With my background in Wall Street, Laurel Greer’s story about a Wall Street hedge fund manager coming home to Montana had me curious about the romance take on the financial scene—what do Wall Street whistle-blowers do when they have to get out of town? I was pleased to find out that they go home and find romance!
What’s the theme behind your story?
Can we find redemption after past mistakes, and if so, what does it look like?
What’s the logline?
A humiliated hedge fund manager is trapped with her sheriff ex-boyfriend during a blizzard and must face the pain of the past to break down the protective walls holding her back from love and fulfillment.
What were you thinking about or what was happening when the idea occurred to you?
I really wanted to sell another trilogy to Harlequin Special Edition, and it was my first chance to sell three books in one arc and one contract. Starting with dogs seemed like a good plan, so I hung the trilogy on a family working together to start up a search-and-rescue dog training facility. Stella, the heroine of Snowbound with the Sheriff, is the angel investor. With her book coming third in the series, I was able to learn pieces of her history and dysfunctional relationship with her half-siblings while plotting the previous two books. One of the first things that came to me about her book was the title—I knew I wanted to call it Snowbound with the Sheriff. Forced proximity is a great tool for taking away a character’s ability to run from their problems, and a little cabin in the Montana woods seemed like a perfect place to make that happen to Stella and Ryan.
How did the original idea change as you went along?
I struggled with getting the beginning right for a long time. I originally had it start in New York with Stella deciding to come home. It just didn’t work. So I fast-forwarded to Stella arriving in Montana and getting pulled over for (marginally) speeding by Ryan on a snowy night. With the shorter word counts of series/category romance, it’s more effective to have the main romantic protagonists meet/interact in chapter one. My new beginning meant getting to the romantic conflict faster.
How did you conceive of your characters for this story and how did they change?
Ryan came to be as a tertiary character in Sutter Creek Book 3. Sheriffs make popular characters in series romance, and I knew I wanted him to be one of the heroes in my trilogy. With both Stella’s siblings being Sutter Creek homebodies, it made sense that she hadn’t lived in town in years, and that she had a past relationship with the now-sheriff that had ended in an ugly way. She needed a reason to have missed some big recent developments in her siblings’ lives and still be heroic—that’s where the whistleblowing came in. Another change for Stella was her having a different mom from her younger siblings. I had originally envisioned all three of them having the same parents.
Are you pleased with the results, or do you wish you had done anything differently in the story? Why or why not?
I’m pleased with the results of this story. When I wrote it, I was going through a period of depression and was really disappointed with it. But my critique partners assured me it was fine, so I submitted it to my editor in order to make my deadline. Five months later when it was time for revisions, I was better managing my depression and was surprised to find I loved what I had done with Snowbound. I do have stories where I’d love to change things, but not so much with this one.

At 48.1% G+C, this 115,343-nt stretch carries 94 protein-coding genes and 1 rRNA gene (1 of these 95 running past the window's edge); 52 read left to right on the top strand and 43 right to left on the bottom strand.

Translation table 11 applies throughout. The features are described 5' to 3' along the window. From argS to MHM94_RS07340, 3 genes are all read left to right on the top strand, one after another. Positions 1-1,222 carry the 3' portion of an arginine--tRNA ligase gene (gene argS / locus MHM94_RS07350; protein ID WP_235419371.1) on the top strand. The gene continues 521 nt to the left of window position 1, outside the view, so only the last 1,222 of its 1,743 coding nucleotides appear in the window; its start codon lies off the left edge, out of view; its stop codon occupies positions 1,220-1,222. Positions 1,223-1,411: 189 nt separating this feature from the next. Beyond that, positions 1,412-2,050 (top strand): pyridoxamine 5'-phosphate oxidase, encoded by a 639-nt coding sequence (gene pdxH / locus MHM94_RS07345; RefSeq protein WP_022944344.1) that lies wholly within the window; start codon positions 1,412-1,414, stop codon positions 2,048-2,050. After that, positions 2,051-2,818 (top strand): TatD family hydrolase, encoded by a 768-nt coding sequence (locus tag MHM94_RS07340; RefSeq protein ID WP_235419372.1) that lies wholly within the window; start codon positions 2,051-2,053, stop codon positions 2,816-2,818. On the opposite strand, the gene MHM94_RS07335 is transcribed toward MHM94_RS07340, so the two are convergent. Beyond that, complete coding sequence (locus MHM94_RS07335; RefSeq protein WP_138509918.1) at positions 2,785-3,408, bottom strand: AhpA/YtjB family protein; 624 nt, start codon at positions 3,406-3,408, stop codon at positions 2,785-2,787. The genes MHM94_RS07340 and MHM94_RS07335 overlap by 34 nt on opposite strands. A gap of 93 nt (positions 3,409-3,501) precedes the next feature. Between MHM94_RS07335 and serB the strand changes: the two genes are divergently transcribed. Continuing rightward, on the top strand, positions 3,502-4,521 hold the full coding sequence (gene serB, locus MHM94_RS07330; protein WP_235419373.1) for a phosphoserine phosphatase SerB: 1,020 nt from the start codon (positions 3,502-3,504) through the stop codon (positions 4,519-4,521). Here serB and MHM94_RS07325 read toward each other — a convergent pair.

Who would play your leads in the movie if (when!) you make a deal?
Oooh, fancasting—always fun. My cover characters look a little like Brad Paisley and Emily Blunt, so maybe them? LOL. Other choices would be Timothy Olyphant with slightly darker hair circa when he was in Catch and Release(time machine!) and Rachel McAdams with blond hair.
What else do you want readers to know?
Snowbound with the Sheriff is the third in a trilogy, but all my Special Edition books are written as standalones and can be read without reading any of the others in the series. If a reader started with this one, it would be obvious that Stella’s siblings had recently had their own love stories, but nothing is lost from Stella’s story. Also, I’m now writing a third Sutter Creek trilogy, and the first heroine is one of the side characters in Snowbound—Emma Halloran. It’s so much fun to get to pull secondary and tertiary characters from previous books and give them HEAs of their own. My other big project this year is an M/M second-chance romance (another one, I know—it’s often part of my core story) set in Sarina Bowen’s World of True North, about a Montreal businessman who returns home to Vermont to save his dad’s struggling artisan letterpress business and has to work with his hot, Scottish, college ex-boyfriend. What to expect: competence porn, interfering family, groveling, and a large helping of artisan stationery geekery.
Desperate for a hot hockey-player fix during an NHL lockout, Laurel picked up her laptop and started writing. She branched out from hockey romance while on a research trip to Montana. As she traveled along the Gallatin River, the town of Sutter Creek came to life and is now the setting of her six-book (soon to be nine!) miniseries with Harlequin Special Edition. She is also working on second-chance, M/M romance to be released in May 2021 in Sarina Bowen’s World of True North. She fills her creative well by staying up way too late reading romance novels, chugging vats of tea, and falling down Pinterest rabbit holes.